The ban on Jason Holder hurts, but was not totally unreasonable. Yet, in spite of the absence of the superb all-rounder, the West Indians do not lack the firepower to inflict a blackwash…..

The saga of England being trounced by West Indies, the hostile pacemen skittling them out again and again for sub-respectable scores. That does hark one back to the nostalgic days of the 1980s. All that is missing is perhaps the Mike Gatting nose.

But, things are different in a lot of ways. We already touched upon the absence of the batting superheroes who seemed to emerge from the Caribbean in those days, at a rate almost equivalent to the supply chain of fast bowlers. The West Indian batting of the current day has put on a very disciplined and commendable performance in this series. Yet, they remain a fighting but a vulnerable unit, rather than an impregnable array of greats.

And of course, other changes have come into the world of cricket through the intervening years. One primary difference is the strict stipulations for the over rates, that the ICC has imposed and are adamant at sticking to.

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Yes, it does hurt when a figure as heroic as Jason Holder finds himself on the wrong end of the stick. Picking up wickets with hostile bowling, hitting a mind-blowing double hundred, leading the side with aplomb as well as reviewing decisions with accuracy … Holder has done it all. And he finds himself out of the scheme of things because of slow over rate.

This is not an article to exonerate Holder. The ICC rules do make a lot of sense. We have come a long way from the 1970s and 1980s when we had shorter days, slow over rates and a humongous number of draws. Draws are a rarity these days, and along with the changes brought about by the shorter formats of the game, the 90-overs-per-day rule has really had a lot to do with this positive change of scenario. People who grew up watching stalemates of the 1980s do know how quickly a Test match with 77-overs-per-day stipulations could become a yawn-inducing tale of going through the motions.

The 90-overs-per-day rule ensures that spectators do get the full value for their money … and they do so every day. The argument that the Antigua Test ended by 3 days and therefore there was time to make up for the slowish over rate does not really hold water, because the spectators watching the proceedings on Days 1-3 deserved to get their money’s worth of cricket. Some of them might not have been at the ground or in front of their TV sets had the match went on for five days. Hence, each day has to be played to the full. That the full match was completed within three days is an independent issue and does not really change the clauses around the 90-overs-per-day rule.

It is perhaps true that if such a rule was in vague during the 70s and 80s, Clive Lloyd would have ended up playing far fewer than his 110 Tests. Or we could have seen more overs from spinners those days. But, we cannot really compare the scenarios. Again, the ICC regulations are there for a reason and have brought about some excellent results. And if the rules say that Holder deserves a ban, it is unfortunate but has to be abided by.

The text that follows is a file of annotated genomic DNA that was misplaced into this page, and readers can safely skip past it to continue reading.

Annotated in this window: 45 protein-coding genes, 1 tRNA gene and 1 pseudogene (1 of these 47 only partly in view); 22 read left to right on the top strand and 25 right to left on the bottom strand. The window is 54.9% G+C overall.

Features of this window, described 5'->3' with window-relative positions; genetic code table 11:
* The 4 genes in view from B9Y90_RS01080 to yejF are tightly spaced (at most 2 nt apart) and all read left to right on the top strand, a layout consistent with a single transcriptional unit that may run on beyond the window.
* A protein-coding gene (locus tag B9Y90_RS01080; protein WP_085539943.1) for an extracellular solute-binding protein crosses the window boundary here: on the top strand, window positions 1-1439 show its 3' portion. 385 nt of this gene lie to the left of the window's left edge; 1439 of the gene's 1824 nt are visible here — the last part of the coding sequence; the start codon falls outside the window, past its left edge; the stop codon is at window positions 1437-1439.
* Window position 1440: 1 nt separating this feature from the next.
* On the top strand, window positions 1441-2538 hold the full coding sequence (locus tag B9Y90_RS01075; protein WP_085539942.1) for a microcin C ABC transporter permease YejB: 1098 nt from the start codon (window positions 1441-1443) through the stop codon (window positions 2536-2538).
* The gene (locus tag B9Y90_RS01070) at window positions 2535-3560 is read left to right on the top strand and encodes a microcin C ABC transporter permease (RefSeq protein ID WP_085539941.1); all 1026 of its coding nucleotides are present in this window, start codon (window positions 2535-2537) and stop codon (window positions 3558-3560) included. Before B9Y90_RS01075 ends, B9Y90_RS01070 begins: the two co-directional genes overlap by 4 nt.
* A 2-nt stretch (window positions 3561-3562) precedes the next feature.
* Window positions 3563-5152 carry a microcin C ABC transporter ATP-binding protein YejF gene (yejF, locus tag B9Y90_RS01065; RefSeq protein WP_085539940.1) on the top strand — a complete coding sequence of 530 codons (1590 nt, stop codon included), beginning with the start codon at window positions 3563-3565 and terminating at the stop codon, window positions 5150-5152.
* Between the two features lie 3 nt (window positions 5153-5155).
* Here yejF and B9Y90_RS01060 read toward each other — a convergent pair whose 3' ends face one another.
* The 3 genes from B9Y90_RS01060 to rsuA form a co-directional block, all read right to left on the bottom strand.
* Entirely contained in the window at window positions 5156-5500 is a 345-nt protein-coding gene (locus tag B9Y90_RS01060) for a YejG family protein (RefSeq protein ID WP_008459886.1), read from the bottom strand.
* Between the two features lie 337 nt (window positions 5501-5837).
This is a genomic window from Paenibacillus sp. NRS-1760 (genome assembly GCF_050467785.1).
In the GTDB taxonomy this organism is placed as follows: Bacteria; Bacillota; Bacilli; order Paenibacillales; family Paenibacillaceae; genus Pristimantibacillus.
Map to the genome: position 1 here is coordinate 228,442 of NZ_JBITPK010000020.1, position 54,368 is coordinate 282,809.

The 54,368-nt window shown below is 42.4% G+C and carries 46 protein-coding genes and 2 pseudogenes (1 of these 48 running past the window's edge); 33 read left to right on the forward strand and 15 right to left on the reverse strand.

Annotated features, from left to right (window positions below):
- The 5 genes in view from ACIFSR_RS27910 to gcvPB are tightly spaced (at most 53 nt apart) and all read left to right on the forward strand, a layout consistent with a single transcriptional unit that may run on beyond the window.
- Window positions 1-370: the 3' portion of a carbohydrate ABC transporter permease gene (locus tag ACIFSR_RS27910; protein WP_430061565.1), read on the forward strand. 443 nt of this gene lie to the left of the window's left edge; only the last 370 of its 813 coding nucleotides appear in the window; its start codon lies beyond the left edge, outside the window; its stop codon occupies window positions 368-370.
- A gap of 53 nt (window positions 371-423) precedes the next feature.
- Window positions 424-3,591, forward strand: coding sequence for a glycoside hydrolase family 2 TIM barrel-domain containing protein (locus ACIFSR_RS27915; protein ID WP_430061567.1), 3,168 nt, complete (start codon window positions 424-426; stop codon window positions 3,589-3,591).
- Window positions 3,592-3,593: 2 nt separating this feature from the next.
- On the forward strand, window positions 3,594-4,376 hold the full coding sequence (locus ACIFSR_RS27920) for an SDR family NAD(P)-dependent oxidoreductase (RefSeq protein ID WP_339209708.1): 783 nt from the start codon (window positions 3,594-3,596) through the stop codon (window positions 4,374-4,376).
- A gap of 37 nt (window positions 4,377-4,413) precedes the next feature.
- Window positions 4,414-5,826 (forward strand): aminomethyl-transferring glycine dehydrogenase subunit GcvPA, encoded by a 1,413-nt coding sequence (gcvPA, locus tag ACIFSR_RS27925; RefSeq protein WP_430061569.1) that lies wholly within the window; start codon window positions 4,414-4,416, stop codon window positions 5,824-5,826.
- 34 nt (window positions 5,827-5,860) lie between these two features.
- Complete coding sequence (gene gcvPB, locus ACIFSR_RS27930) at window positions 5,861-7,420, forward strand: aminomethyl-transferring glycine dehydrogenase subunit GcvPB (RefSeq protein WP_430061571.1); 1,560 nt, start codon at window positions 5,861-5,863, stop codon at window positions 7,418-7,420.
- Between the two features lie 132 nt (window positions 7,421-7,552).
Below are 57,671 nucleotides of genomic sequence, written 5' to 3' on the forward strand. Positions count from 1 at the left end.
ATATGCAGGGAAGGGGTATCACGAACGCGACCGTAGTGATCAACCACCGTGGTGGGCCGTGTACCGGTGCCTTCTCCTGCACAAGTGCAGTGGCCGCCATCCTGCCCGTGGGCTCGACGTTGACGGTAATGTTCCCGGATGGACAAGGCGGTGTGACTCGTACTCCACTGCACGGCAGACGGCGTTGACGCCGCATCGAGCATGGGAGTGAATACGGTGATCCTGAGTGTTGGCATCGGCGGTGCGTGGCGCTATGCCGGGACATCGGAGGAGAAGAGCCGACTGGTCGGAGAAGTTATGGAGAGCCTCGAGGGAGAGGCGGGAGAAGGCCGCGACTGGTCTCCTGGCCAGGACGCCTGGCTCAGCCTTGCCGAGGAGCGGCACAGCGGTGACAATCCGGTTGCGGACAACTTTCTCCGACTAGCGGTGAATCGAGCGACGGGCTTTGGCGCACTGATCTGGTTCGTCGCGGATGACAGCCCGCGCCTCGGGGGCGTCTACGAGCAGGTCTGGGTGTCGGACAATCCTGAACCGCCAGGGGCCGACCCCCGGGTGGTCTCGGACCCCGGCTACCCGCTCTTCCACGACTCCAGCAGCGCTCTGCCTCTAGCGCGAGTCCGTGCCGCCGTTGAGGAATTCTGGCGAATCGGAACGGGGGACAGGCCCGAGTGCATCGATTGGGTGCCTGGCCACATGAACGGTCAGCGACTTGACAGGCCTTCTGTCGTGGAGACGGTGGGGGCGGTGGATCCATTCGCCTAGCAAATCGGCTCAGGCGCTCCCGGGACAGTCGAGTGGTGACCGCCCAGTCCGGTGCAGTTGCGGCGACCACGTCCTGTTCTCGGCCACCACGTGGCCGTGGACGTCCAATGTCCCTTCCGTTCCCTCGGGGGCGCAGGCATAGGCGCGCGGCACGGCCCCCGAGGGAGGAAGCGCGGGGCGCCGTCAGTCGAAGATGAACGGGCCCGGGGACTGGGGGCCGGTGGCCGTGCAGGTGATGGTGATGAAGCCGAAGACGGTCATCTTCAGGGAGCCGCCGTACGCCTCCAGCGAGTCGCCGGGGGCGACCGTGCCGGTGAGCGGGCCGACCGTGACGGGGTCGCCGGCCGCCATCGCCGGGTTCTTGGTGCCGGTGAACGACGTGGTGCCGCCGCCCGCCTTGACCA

It will hurt the West Indies, since Jason Holder has been the best all-rounder in the world in recent times. In fact, with England trying to make do with bits-and-pieces players masquerading as all-rounders, Holder has shown them how it is done. Yet, the heartening aspect is that, Keemo Paul is there to step in, replacing like for like, a fast bowling all-rounder for a fast-bowling all-rounder.

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There were the days when a Joel Garner would be hampered by injury, and there would be Winston Davis, or Wayne Daniel, or Tony Gray stepping in to fill the breach. Or perhaps Eldine Baptiste. Each one of those substitute bowlers good enough to be the envy of every other Test side. Some supreme fast bowlers produced by West Indies at that time did not even end up playing Test cricket. For example Franklyn Stephenson, the Nottinghamshire legend, who was an all-rounder among those fast men, widely regarded as the best cricketer not to have played Test cricket.

It does speak volumes for the recent ascendancy of cricket in the Caribbean that Holder can be immediately replaced, at least temporarily, by a young all-rounder who has a First-Class hundred and takes wickets at 18 apiece with his fast stuff.

As Kraig Braithwaite takes on the reins of the side, it will serve the West Indians well if they don’t get psyched by the absence of the leader. They have plenty of firepower in their bowling, with Kemar Roach, Shannon Gabriel and Alzarri Joseph aided by Paul. And they are up against a brittle England outfit who cannot put a foot right.

The key is to ride on the waves of positivity and aim for that blackwash that was so abundantly common in the 1980s.

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